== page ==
Rick Reiff had fun with a topic that continues to today in his “OC Insider” column in the Orange County Business Journal.  The title was Bush, Sanchez Tango; Moorlach to Iraq? Birth Announcements.”

Los Miserables: Supe John Moorlach’s idea of merging the small but independent-minded north-coastal communities of Seal Beach, Los Alamitos, Sunset Beach and Rossmoor elicited this e-mail from Los Al’s Jody Shloss: “A lofty goal. After you pull that off you could next govern Iraq.”

The OC Register’s “The Buzz” column had the title “Playing politics—who’d have thunk it?”  Peggy Lowe, Norberto Santana, Jr., and Julie Gallego were contributors to the column.

Did you see the full-page advertisement in the Register Sunday? It had a picture of a sad little boy and a widow wearing Jackie O. sunglasses, both standing behind a casket. The ad read: "Playing politics with funerals?"

Although the ad didn’t say so, it’s the work of Mark Bucher, a longtime member of the Orange County GOP who is best known for the unsuccessful 1993 school voucher initiative. Seems he’s now delving into the issue of "paycheck protection," code for "Let’s reduce the unions’ power." His new group is called Veritas Public Policy Center, a project of the California Foundation for Campaign Reform.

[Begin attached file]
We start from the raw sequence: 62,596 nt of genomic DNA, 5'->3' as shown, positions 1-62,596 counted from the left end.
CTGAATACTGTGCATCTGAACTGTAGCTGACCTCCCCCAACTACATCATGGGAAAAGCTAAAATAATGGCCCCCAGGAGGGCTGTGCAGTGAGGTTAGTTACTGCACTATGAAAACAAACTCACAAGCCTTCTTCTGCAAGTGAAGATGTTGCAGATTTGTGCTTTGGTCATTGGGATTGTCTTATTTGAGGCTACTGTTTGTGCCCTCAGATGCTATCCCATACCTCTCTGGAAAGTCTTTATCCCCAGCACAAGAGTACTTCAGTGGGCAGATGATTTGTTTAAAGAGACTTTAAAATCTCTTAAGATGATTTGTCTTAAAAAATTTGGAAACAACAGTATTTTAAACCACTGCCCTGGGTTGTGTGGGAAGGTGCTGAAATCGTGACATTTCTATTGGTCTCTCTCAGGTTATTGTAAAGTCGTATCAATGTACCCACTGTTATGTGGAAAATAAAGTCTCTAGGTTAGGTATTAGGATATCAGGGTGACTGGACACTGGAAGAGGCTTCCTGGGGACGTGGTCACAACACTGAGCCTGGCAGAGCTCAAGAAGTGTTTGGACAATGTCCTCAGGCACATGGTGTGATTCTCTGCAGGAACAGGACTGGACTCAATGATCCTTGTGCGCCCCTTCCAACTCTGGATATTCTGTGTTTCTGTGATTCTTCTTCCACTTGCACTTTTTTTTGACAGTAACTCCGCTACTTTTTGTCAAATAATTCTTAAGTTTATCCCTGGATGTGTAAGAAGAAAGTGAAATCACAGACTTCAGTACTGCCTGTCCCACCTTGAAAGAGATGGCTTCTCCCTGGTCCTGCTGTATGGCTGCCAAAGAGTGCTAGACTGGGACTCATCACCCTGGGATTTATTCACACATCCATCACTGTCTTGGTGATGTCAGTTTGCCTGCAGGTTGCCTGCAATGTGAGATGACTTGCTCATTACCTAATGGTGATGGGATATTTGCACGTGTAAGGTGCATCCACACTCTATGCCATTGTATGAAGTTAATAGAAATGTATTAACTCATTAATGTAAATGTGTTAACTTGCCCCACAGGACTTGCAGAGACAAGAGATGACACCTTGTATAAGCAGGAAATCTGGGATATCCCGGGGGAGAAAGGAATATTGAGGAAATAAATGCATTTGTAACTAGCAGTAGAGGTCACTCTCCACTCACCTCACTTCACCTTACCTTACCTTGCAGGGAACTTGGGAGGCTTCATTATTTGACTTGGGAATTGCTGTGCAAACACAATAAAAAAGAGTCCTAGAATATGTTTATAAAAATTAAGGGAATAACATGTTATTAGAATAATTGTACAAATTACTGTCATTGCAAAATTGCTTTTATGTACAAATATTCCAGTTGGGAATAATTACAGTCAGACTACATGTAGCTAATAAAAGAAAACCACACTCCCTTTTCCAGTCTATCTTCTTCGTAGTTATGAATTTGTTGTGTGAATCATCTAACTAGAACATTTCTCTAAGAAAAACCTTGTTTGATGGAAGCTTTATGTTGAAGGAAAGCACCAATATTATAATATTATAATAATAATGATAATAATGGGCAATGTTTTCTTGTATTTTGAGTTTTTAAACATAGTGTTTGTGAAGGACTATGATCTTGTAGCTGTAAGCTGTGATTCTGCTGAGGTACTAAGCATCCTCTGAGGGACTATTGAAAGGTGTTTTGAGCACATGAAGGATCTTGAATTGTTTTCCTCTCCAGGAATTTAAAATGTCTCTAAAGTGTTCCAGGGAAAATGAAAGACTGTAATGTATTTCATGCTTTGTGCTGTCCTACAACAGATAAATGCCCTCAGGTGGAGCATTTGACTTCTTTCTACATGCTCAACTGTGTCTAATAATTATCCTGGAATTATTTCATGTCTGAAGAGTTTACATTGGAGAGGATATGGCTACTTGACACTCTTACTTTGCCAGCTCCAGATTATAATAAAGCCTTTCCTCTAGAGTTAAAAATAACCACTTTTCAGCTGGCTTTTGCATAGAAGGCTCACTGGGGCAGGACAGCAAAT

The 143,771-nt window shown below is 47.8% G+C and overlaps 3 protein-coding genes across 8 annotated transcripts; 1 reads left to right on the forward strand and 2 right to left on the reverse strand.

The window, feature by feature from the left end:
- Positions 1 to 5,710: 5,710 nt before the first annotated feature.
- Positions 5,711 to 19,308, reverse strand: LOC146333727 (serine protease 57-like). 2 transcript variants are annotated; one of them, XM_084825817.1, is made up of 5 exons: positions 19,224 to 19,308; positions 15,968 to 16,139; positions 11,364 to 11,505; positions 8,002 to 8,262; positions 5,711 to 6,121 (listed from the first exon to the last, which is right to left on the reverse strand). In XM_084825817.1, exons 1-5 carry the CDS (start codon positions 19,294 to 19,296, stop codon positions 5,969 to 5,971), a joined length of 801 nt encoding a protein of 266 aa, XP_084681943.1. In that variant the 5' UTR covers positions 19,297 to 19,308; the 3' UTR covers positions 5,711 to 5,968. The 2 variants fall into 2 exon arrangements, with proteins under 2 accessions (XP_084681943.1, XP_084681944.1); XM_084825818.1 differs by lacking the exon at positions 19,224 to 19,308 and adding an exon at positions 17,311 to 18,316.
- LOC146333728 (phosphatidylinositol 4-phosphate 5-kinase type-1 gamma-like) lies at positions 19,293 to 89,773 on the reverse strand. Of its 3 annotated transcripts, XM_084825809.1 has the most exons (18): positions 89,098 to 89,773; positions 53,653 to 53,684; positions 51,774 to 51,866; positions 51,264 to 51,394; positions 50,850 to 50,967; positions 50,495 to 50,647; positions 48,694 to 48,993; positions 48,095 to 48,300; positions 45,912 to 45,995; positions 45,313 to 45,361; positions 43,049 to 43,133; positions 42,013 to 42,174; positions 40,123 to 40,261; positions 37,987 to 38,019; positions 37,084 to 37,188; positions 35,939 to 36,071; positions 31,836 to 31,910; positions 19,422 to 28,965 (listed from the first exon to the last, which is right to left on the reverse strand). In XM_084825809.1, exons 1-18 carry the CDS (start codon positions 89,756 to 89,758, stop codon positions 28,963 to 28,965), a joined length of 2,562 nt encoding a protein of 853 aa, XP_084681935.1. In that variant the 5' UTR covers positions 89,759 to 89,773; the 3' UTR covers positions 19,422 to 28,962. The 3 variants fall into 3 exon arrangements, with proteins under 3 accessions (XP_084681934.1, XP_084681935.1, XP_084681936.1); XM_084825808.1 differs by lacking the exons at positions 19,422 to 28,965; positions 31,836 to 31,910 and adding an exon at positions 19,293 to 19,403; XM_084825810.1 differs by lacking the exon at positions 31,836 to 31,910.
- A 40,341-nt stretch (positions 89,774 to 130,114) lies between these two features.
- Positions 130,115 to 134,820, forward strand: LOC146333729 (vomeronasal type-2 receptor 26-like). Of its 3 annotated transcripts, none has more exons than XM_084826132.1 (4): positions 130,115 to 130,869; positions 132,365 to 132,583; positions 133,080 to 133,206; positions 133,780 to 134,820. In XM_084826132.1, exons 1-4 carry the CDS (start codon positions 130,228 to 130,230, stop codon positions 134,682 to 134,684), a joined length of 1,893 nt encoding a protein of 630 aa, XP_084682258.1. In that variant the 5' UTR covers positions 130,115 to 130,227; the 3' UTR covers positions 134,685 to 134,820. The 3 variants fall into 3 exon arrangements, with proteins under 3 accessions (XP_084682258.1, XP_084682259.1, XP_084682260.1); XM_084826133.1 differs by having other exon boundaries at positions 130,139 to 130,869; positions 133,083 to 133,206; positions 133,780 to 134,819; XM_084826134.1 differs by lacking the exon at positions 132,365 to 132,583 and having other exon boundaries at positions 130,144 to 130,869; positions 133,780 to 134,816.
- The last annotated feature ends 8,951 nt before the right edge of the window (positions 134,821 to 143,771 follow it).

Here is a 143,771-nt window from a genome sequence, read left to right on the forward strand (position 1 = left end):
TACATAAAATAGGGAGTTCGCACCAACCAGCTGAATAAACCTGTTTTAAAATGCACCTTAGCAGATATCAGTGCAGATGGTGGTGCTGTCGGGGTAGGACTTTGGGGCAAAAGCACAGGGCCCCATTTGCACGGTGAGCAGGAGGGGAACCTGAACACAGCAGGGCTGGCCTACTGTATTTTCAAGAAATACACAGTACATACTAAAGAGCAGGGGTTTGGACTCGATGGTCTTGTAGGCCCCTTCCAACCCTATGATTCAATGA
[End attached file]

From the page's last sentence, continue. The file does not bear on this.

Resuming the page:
The ad plays on a recent dust-up between Supervisor John Moorlach and the Association of Orange County Deputy Sheriffs. The fight became bitter when Moorlach demanded an audit of the union’s health fund and called the union’s leaders "thugs." The union countered by mailing letters to the Board of Supervisors asking that Moorlach be barred from attending the funerals of anyone killed in the line of duty. Union bosses also threatened "job actions," code for a strike or a work slowdown.

A Veritas press release said the group was founded "to expose the union bosses’ efforts to distort truth and mislead their members and the taxpaying public."

Bob MacLeod, the union’s general manager, said he’s glad to see the ad, because it will clarify the issue.

"Anyone who wants to know what’s behind this issue should know now," he said. "It’s politics, and it’s nothing more."

MacLeod, who resigned last week for a new job in Santa Barbara, said he will continue to negotiate the union’s contract in good faith until it’s settled, which he hopes happens in the next couple months.